Not for Urban Cowboys

Sub-Mini Vans and a Couple of Pickups at Auto Salon

Paris:- Wednesday, 9. October 1996:- Thirty-two years ago one of the first things I noticed in Europe was the absence of pickup trucks. I landed on the Costa de Sol in the middle of a monster building boom, and the closest thing to this sort of light truck, was a modified Vespa scooter - with a total of three wheels and a small box behind a driver's cabin. Skillfully loaded, it could and did carry a huge amount of building bricks. Some building sites used donkeys instead.

Except for an overnight stay in Lyon, I skipped France that time - on the way to be a 'gastarbeiter' in Munich - which was also in the midst of a building boom. There I saw VW vans with sort of pickup beds, but not holding much more than the Vespa.

Later, in France, I saw that Peugeot had attached a pickup bed to a 404 sedan front end, and you can still see some of these around. All this building, or re-building, and no pickup trucks to speak of.

Some time ago, Japanese auto constructors decided that pickup trucks could be marketed, not as trucks, but as 'recreational vehicles.' Americans, who had been making the utilitarian pickup truck since Ford's T-model, stood by helplessly as Japanese versions of this handy workhorse were mutated into urban fantasies - trucks for 'drugstore cowboys,' with power steering and air conditioning, that are never used for anything heavier than carrying the week's groceries, which is mostly packaging anyway.

This marketing coup - a lot of people overlook the fact that without this, the Japanese would be as helpless as everybody else - has resulted in 'recreational vehicles' capturing something like 40 percent of the US market for new cars.

This is not yet the case in Europe. Still, in the middle of Paris traffic you do occasionally see imported pickup trucks, mostly oriental in origin, and some of them even have four-wheel drive. Although there is a lot of 'off-road' in France outside of Paris and other centres, you are not allowed to drive on it - and it is seldom done, except by farmers on tractors.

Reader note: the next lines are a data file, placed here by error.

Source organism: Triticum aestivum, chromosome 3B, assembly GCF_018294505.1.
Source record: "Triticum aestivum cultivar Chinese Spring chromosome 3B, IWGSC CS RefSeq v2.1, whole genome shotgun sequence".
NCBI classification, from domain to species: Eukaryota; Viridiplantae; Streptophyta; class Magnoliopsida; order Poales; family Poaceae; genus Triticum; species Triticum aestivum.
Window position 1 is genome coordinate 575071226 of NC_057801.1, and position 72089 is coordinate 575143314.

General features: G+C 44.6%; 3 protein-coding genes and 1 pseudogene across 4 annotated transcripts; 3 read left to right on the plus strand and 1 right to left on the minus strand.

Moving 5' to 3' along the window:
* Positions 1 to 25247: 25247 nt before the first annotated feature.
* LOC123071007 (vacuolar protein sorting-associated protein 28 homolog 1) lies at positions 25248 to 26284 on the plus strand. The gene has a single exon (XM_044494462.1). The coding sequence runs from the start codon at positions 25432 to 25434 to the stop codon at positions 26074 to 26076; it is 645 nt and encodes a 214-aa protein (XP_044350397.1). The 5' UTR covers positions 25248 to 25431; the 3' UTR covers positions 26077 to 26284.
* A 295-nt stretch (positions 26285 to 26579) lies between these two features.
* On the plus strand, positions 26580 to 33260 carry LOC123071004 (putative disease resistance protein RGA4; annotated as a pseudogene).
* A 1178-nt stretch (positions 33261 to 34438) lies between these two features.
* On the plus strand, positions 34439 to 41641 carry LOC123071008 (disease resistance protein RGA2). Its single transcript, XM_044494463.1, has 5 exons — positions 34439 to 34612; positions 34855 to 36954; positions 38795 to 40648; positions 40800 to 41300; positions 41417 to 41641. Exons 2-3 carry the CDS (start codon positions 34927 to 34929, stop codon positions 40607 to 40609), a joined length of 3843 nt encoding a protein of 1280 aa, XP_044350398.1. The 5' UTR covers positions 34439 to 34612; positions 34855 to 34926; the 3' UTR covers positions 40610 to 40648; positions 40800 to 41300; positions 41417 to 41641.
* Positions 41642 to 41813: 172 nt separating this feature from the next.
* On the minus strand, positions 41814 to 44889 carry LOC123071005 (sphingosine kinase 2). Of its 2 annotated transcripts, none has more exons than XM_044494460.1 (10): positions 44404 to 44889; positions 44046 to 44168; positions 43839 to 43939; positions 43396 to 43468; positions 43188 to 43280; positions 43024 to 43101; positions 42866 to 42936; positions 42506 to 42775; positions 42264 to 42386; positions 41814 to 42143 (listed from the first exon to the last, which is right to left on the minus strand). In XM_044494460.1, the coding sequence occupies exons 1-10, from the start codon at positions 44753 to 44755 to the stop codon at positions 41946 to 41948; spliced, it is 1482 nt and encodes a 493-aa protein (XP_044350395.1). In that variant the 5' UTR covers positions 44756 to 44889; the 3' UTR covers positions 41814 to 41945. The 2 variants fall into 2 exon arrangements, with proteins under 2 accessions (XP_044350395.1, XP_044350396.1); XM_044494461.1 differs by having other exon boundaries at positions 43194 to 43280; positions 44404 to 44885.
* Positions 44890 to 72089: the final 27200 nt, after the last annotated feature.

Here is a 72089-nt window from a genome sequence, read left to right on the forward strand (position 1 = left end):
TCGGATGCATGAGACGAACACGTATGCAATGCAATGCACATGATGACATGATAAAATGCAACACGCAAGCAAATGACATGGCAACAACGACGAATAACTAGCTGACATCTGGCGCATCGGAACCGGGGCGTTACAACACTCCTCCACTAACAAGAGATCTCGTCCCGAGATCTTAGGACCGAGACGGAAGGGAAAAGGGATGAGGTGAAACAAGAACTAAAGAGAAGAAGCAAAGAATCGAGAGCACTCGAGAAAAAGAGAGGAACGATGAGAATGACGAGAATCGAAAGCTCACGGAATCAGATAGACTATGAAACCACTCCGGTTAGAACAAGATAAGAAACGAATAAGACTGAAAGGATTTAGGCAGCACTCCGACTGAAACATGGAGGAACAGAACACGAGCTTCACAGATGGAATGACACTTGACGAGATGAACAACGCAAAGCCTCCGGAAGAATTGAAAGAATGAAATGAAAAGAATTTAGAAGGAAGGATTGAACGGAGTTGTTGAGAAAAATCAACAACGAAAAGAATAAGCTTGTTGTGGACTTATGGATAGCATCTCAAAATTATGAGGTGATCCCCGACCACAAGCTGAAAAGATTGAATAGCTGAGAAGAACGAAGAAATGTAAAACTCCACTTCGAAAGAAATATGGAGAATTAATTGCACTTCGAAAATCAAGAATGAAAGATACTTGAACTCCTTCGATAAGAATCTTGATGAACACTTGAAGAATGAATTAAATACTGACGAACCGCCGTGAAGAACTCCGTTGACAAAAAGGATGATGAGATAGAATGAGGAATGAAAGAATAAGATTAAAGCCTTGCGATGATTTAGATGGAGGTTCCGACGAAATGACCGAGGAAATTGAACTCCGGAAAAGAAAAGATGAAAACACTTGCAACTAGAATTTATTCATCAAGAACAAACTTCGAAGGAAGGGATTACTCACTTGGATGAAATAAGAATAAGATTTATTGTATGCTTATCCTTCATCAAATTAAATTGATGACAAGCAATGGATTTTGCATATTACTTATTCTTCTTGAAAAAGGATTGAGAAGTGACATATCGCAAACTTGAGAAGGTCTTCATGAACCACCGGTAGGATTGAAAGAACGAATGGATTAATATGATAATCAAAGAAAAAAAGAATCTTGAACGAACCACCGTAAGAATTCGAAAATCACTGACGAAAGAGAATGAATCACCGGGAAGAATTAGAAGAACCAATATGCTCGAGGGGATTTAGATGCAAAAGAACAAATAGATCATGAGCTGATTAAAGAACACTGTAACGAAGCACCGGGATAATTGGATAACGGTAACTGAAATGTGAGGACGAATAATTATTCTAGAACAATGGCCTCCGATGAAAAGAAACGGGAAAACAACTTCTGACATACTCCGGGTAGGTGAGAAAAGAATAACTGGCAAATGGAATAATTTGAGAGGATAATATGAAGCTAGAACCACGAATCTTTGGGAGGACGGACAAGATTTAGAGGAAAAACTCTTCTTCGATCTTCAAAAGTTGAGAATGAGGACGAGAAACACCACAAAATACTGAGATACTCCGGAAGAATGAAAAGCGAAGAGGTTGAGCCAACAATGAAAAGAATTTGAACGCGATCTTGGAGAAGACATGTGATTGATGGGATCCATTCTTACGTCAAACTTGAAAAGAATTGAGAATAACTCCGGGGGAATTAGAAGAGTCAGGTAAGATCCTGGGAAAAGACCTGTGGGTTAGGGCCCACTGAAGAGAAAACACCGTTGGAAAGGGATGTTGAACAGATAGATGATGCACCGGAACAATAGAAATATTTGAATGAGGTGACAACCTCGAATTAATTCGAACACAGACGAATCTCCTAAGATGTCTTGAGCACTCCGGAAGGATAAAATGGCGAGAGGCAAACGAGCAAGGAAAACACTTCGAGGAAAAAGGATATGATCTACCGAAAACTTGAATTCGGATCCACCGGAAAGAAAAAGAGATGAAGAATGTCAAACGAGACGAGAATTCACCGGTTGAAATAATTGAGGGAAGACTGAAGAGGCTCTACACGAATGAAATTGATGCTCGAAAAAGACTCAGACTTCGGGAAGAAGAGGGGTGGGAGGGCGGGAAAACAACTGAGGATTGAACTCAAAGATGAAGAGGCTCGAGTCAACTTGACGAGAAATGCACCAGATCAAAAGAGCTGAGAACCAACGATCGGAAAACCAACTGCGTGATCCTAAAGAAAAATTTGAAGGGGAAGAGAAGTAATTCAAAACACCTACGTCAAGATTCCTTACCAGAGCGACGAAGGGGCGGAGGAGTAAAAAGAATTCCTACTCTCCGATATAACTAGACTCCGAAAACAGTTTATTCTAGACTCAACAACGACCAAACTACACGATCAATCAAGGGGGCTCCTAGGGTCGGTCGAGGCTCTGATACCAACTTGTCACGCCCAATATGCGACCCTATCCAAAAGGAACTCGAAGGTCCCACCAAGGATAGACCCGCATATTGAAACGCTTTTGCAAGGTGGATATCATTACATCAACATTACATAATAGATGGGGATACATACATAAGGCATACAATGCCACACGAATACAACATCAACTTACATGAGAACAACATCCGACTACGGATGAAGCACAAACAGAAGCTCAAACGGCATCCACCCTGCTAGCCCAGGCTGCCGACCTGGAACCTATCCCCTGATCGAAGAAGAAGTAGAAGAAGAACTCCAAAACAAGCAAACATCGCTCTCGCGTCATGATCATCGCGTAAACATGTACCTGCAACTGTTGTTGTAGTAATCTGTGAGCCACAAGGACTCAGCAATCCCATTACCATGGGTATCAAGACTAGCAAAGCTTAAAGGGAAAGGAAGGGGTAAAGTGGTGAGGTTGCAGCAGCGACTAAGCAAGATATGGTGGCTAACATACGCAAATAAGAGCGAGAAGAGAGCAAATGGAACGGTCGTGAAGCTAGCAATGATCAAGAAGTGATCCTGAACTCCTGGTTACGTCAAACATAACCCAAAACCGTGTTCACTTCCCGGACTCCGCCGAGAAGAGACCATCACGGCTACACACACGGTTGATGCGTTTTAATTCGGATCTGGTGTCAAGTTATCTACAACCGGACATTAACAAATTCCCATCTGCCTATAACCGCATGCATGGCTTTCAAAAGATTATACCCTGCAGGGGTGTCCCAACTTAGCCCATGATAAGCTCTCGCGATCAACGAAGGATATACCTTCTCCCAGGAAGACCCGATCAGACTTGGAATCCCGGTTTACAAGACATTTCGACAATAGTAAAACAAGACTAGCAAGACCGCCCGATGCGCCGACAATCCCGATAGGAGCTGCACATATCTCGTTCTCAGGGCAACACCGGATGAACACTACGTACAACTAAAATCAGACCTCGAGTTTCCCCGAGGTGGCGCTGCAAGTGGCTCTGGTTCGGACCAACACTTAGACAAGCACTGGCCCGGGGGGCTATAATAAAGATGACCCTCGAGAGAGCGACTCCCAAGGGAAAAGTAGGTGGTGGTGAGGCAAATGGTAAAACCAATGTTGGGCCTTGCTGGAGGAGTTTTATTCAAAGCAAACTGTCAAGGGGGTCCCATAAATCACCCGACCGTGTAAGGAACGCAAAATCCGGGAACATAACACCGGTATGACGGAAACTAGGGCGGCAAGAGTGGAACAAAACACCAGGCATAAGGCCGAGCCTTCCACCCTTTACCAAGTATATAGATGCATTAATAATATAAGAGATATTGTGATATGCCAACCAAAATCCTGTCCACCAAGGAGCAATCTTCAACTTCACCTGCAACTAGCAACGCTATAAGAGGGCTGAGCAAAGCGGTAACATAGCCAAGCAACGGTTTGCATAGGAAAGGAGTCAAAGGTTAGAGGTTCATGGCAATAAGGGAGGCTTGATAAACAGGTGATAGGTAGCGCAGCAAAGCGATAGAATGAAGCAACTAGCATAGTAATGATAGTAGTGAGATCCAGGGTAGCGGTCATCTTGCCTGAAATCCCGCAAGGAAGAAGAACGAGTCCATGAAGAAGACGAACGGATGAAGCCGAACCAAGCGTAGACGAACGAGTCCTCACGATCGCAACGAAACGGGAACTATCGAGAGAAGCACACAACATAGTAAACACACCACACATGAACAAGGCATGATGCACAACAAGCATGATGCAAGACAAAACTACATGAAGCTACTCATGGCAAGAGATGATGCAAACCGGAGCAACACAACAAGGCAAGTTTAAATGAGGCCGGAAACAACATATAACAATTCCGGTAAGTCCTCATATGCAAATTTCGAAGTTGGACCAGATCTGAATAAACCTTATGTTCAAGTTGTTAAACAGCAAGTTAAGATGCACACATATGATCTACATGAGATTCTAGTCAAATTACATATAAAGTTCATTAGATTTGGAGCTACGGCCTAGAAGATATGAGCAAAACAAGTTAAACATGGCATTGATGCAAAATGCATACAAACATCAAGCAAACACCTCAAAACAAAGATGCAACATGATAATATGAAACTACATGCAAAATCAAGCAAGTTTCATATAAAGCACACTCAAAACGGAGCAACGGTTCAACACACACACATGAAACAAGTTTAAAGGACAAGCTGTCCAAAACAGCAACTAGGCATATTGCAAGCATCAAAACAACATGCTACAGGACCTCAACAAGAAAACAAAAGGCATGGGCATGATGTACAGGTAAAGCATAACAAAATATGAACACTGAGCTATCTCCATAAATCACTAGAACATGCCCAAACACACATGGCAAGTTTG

So my line of questioning today at the current auto salon in Paris is aimed at finding out who makes pickup trucks in this country; and if they do, do they also make the urban cowboy versions?

The answer, my friends, is sort of 'no' to both questions. 'Sort of' because Peugeot and Citroen do have new models that are mini-pickups - the Peugeot 'Partner' and its sidekick, the Citroen 'Berlingo.' Renault may also have one, but I didn't see it exactly.

What passes for a 'pickup' is generally a truck chassis and cabin, which a third-party manufacturer adds a pickup bed to - and one small Renault I saw had a pickup bed that was only a container for a tippable mini-dumpster to rest in - all done by a third-party of course.

Although I am self-limiting myself to French makes, for continuity's sake I would like to add that Piaggio, the company that makes the Vespa, also has a new ultra-mini pickup- the Porter - this time with four wheels - in addition to a prototype four-wheel-drive version, now on view at the salon.

All of these are utility vehicles. According to Alain Scordia, of Peugeot, the French do not like pickup trucks because they are easy to steal from. The French prefer the enclosed 'fourgonette,' which is a van, usually based on a small car chassis. The rest of the world should take at look at these - especially those whose market is the service industry - because these handy little jobs are just right for transporting a service man and his tools or one hot pizza, and La Poste uses them all over the country for mail pickup and delivery.